A Sea Change

September 13, 1992|By Bill McAllen

When you get to be a centenarian you can be expected to look and feel your age. That goes for ships as well as people.

From late last year until the middle of this year, the 109-year-old barkentine Gazela quietly underwent a major restoration at Baltimore's Locust Point shipyard. Time and wear had weakened the 177-foot former fishing ship that is now the sailing ambassador for the city of Philadelphia. Fore and aft, its frames had rotted.

Shipwrights combined contemporary and age-old crafts to restore the tall ship. The hull work called for specialized knowledge. Peter Boudreau, who built the schooners Lady Maryland and Pride of Baltimore II, and Peregrine Woodworks signed on for the project. For six months, they labored with the ship's crew to achieve a seamless blending of their newly built portions of the hull with the old -- to retain Gazela's fine lines and character.

Shipwright Scott Gifford shaped and joined hardwood weighing hundreds of pounds to form the intricate interlocking blocks that re-created Gazela's bow. Rob Whalen and his fellow caulkers used heavy wooden mallets and chisel-shaped tools called irons to drive strands of cotton and oakum (a fiber) deep into the seams between the planks covering the hull.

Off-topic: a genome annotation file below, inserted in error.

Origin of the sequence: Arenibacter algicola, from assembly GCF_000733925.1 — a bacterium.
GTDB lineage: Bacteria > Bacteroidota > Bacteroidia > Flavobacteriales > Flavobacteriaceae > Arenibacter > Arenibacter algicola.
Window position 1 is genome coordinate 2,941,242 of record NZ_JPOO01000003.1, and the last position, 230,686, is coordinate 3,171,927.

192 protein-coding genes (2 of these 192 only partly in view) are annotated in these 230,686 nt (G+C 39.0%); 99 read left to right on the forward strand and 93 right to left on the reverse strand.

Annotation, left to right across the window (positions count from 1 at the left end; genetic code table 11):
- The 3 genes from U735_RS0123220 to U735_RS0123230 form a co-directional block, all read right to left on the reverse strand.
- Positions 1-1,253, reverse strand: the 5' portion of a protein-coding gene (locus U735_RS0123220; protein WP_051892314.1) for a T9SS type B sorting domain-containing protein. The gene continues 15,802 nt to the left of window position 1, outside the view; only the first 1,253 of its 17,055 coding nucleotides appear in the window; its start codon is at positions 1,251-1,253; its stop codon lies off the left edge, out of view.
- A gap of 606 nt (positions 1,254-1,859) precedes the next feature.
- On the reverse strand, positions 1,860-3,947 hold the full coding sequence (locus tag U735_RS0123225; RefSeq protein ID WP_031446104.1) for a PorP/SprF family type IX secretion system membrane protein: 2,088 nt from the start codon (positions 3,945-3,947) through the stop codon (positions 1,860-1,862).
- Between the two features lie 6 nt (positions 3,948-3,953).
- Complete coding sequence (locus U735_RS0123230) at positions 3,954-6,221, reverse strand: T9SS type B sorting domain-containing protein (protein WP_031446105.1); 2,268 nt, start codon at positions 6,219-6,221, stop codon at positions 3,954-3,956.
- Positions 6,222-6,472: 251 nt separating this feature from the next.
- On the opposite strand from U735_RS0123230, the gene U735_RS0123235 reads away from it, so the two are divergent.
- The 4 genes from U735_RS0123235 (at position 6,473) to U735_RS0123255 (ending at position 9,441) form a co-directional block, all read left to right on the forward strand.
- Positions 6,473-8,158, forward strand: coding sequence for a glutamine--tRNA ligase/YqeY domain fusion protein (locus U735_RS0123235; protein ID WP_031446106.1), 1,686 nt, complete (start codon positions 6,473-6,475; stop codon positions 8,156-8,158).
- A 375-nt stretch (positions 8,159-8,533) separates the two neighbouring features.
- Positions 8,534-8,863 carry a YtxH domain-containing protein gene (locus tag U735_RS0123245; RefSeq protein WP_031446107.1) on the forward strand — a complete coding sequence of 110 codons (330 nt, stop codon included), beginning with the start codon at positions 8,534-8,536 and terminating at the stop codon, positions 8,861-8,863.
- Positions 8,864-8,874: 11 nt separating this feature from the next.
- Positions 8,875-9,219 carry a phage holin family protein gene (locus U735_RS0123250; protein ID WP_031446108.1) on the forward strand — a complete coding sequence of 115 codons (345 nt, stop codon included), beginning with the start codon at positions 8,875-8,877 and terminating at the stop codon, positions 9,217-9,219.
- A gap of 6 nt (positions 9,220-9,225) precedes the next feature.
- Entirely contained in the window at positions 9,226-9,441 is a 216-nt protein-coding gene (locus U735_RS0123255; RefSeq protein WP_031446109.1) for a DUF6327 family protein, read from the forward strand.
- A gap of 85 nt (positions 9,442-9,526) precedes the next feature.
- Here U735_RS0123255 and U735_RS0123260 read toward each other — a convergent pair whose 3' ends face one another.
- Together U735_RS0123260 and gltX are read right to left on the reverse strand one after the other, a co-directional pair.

Many others contributed know-how and time, and the Gazela left dry dock a stronger vessel. After opening to the public at the Fells Point Maritime Festival in June, the Gazela set sail for home and Columbus quincentenary celebrations in New York and Boston. It's now open to the public at its home at Penn's Landing, Chestnut Street and Delaware Avenue, Philadelphia.

BILL MCALLEN is a corporate photographer residing in South Baltimore. He has extensively photographed the building and sailing of wooden boats.

Baltimore Sun Articles
Please note the green-lined linked article text has been applied commercially without any involvement from our newsroom editors, reporters or any other editorial staff.